Monday, December 29, 2008

In praise of heavy kayaks and mittens

Yesterday was my first time out in neoprene mittens. They promised to be warmer than the gloves I have been using, and sure enough, my fingers weren't cold at all! I must admit it was 45 degrees warmer than last week. We'll have to see how they work in more seasonal weather.

The reason it was so warm was strong southerly wind, so the 55 degrees here was probably the same as it was in Virginia the day before. My sponge was encased in a 10 pound block of ice from last week, but at least it could be removed from the boat. Dave had his Kevlar (lightweight) kayak on the concrete boat ramp and it blew right over to the rocks on the side, and eventually onto the lake. Fortunately I was standing close by and already suited up so I could jump in and grab it.

We took off pretty much into the teeth of the wind, catching a little lee here and there from an island or point. Chris and I hit land somewhere around Gross Point and since the other 2 had turned back, figured we would go no further. The wind had diet, but came up again more from the west. That brought some short lived rain, and meant that we were going just a bit down wind instead of straight downwind. The fetch was now only about a mile, so the waves were considerably smaller. A bit of boost, not enough to beat us up, warm wind in the hair, what more could you ask? We almost caught up with Dave and Tom, getting to the ramp just a couple of minutes after them.

Monday, December 22, 2008


Saturday seemed like a great day for kayaking. Sunny, calm. Just have to shovel out from Friday night's snow storm. The others want to go Sunday. Oh, yes, the first day of winter.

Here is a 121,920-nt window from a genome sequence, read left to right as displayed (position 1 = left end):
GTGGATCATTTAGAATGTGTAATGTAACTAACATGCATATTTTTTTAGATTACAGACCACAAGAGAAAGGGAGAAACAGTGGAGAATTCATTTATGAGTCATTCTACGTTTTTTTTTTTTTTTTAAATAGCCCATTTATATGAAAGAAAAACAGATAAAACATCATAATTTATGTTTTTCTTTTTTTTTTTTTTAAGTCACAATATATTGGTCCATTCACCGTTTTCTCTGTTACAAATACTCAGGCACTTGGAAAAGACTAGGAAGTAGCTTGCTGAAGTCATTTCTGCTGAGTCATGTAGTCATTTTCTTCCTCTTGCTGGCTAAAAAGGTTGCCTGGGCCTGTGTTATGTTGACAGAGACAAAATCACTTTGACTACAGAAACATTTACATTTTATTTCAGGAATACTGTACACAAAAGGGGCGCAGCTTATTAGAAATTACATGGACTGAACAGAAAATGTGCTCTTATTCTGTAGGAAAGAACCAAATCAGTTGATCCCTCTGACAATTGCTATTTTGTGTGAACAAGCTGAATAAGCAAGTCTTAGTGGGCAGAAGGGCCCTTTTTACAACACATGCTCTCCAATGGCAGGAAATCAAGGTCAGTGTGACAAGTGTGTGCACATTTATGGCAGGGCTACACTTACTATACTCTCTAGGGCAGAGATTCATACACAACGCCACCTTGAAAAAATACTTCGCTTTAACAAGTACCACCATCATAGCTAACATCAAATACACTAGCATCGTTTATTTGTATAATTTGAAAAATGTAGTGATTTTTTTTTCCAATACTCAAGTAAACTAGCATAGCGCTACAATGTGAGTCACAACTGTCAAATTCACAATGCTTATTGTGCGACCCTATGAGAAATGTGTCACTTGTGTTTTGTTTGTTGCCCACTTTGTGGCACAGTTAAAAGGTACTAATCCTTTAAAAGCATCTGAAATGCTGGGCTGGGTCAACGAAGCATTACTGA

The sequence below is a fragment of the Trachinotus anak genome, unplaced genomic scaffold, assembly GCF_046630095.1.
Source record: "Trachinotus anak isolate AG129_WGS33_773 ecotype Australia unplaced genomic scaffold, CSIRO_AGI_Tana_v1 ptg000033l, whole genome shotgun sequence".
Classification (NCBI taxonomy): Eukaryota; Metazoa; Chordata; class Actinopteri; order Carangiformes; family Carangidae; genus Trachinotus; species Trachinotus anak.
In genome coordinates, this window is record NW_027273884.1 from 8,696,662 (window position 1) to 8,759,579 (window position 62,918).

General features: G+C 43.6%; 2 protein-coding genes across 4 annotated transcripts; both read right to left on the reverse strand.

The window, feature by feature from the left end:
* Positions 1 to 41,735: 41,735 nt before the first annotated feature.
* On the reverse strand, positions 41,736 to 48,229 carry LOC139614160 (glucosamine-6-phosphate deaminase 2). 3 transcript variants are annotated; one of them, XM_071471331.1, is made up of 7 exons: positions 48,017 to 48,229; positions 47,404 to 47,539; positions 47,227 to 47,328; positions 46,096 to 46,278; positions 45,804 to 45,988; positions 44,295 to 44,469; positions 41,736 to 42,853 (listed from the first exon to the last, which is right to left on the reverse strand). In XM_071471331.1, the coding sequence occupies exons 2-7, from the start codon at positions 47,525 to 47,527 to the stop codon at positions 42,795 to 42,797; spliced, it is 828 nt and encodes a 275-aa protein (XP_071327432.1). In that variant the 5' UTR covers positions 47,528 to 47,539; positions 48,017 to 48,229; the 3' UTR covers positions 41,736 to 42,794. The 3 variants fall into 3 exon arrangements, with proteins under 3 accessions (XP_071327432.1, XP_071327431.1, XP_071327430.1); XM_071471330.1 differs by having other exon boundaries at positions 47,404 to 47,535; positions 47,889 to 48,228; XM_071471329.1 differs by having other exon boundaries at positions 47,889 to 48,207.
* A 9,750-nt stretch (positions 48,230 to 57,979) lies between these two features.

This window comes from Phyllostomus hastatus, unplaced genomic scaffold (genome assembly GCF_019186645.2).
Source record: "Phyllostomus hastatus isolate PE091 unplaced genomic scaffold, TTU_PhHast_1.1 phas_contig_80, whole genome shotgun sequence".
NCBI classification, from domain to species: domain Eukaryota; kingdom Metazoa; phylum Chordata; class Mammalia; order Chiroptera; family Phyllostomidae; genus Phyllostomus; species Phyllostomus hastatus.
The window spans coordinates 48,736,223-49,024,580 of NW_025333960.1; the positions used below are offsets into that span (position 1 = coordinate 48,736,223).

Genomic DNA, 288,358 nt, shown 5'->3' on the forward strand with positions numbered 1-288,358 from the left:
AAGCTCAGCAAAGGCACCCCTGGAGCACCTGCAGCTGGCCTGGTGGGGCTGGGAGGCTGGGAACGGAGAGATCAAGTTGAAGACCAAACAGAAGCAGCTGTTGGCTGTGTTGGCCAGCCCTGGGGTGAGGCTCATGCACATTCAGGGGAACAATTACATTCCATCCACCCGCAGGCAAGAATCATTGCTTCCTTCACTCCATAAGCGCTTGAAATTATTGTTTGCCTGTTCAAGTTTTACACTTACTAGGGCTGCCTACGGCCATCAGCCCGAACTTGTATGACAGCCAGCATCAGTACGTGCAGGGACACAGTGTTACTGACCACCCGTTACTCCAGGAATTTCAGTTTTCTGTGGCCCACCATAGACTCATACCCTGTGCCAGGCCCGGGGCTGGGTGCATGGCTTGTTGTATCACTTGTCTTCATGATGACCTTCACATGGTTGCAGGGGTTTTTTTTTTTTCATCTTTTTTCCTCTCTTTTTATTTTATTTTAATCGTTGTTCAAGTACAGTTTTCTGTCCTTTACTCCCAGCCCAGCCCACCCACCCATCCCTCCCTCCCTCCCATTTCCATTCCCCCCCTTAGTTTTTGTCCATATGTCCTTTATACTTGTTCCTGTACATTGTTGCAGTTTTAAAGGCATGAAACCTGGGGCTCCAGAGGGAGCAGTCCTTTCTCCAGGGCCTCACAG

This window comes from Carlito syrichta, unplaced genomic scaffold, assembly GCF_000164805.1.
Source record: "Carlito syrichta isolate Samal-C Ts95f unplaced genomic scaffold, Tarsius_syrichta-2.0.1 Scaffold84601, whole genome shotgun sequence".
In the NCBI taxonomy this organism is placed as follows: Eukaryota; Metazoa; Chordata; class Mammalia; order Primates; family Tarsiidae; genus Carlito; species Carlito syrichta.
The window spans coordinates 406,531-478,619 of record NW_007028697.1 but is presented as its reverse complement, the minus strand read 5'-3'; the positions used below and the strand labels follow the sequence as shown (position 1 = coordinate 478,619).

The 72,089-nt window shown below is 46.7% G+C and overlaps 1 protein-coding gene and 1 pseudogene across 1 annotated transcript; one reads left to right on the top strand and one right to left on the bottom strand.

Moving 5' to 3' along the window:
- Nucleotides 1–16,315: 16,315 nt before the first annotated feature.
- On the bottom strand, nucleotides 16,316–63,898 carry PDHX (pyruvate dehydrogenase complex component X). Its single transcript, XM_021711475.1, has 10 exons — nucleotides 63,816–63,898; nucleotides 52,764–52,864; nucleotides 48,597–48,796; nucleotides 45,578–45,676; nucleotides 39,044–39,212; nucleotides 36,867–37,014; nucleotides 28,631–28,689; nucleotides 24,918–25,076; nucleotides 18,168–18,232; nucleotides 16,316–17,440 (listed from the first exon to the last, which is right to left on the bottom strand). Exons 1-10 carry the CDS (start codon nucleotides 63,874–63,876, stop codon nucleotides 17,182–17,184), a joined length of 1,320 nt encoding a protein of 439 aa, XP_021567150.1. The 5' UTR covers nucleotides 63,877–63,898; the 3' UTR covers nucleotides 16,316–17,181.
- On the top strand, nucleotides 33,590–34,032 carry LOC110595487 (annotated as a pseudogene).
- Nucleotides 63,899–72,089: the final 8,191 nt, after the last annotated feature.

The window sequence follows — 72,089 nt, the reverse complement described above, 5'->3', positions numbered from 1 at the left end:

For some reason it's become traditional to roll on the Solstice. I'm not sure why.. maybe getting closer to the bottom of the world where the sun is hiding?

The first day of winter turned out to be the real deal. 10 degrees and snowing heavily.

The new camera doesn't seem as water resistant (or maybe it's just the "new" part.) I'm not eager to use it with wet neoprene gloves, so there's just a shore shot.

If "2 day delivery" included Saturday, or the local shop hadn't sold the last pair of "large" the day before I went in, I'd have mittens by now, but that's a different story (maybe the same story.. if the mittens are easier to get off and on I may be back to taking on-water photos.)

My official Solstice roll came immediately after seal launching off the pier as the stern landed on the edge of some ice and flipped me.

It was a slow day for the Coast Guard (where we launched.) There were a couple of guys out knocking ice off their boats. They asked if we all had drysuits and how long we'd be out, and warned of the bad visibility.

We took off upwind (North) staying in sight of shore. There were thin sheets of ice in some sheltered areas, and lots of pizza size slush bunnies. About the time we turned around, the wind did too, so we had snow in our faces both ways.

I was starting to emit creaking ice sounds with each stroke. The loom of the paddle had hanging icicles, and the gloves had a hard layer of ice that cracked if I straightened my fingers. Inside the neoprene and Goretex, all was good.

Sunday, December 14, 2008





I detect a trend!

What were the implications for the winter kayaker?

1) Excitement
2) Maybe not going so fast upwind.
3) Plenty fast downwind.
4) Launching into the wind from a concrete ramp didn't look inviting, so we seal-launched off a snow covered dock.
5) Kayaks blow across the parking lot unless you set them between 2 cars.
6) It takes 3 people to put a boat on the roof rack. Two to hold it down while the 3rd straps it on.
7) The plowed road into the Coast Guard station was drifted over with snow when we left. Good thing I got the snow tires on last week.
8) Wind-chill was strong enough that "de-icing" rolls seemed to just pack more ice on the PFD zipper. I ended up driving home in the full gear (drysuit, tuiliq, and PFD)
and finally hosed the zipper with the hot water spray at the kitchen sink to get it undone.